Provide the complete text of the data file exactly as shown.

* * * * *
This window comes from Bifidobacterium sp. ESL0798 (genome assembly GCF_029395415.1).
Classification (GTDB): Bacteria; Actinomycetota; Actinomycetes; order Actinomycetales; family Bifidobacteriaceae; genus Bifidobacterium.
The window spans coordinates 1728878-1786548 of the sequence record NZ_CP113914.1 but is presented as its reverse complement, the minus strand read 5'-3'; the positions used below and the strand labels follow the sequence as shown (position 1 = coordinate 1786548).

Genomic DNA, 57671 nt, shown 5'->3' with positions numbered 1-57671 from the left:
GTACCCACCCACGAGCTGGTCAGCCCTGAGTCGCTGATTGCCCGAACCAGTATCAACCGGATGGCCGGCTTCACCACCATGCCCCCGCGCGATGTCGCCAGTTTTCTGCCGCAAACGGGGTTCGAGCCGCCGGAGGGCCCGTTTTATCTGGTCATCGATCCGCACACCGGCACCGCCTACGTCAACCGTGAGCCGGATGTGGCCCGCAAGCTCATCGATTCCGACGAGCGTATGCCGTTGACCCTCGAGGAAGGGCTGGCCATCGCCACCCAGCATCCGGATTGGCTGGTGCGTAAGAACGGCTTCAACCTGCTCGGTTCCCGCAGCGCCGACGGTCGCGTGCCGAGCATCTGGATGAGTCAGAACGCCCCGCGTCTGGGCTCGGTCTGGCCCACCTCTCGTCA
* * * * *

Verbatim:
This window comes from Bifidobacterium sp. ESL0798 (genome assembly GCF_029395415.1).
Classification (GTDB): Bacteria; Actinomycetota; Actinomycetes; order Actinomycetales; family Bifidobacteriaceae; genus Bifidobacterium.
The window spans coordinates 1728878-1786548 of the sequence record NZ_CP113914.1 but is presented as its reverse complement, the minus strand read 5'-3'; the positions used below and the strand labels follow the sequence as shown (position 1 = coordinate 1786548).

Genomic DNA, 57671 nt, shown 5'->3' with positions numbered 1-57671 from the left:
GTACCCACCCACGAGCTGGTCAGCCCTGAGTCGCTGATTGCCCGAACCAGTATCAACCGGATGGCCGGCTTCACCACCATGCCCCCGCGCGATGTCGCCAGTTTTCTGCCGCAAACGGGGTTCGAGCCGCCGGAGGGCCCGTTTTATCTGGTCATCGATCCGCACACCGGCACCGCCTACGTCAACCGTGAGCCGGATGTGGCCCGCAAGCTCATCGATTCCGACGAGCGTATGCCGTTGACCCTCGAGGAAGGGCTGGCCATCGCCACCCAGCATCCGGATTGGCTGGTGCGTAAGAACGGCTTCAACCTGCTCGGTTCCCGCAGCGCCGACGGTCGCGTGCCGAGCATCTGGATGAGTCAGAACGCCCCGCGTCTGGGCTCGGTCTGGCCCACCTCTCGTCA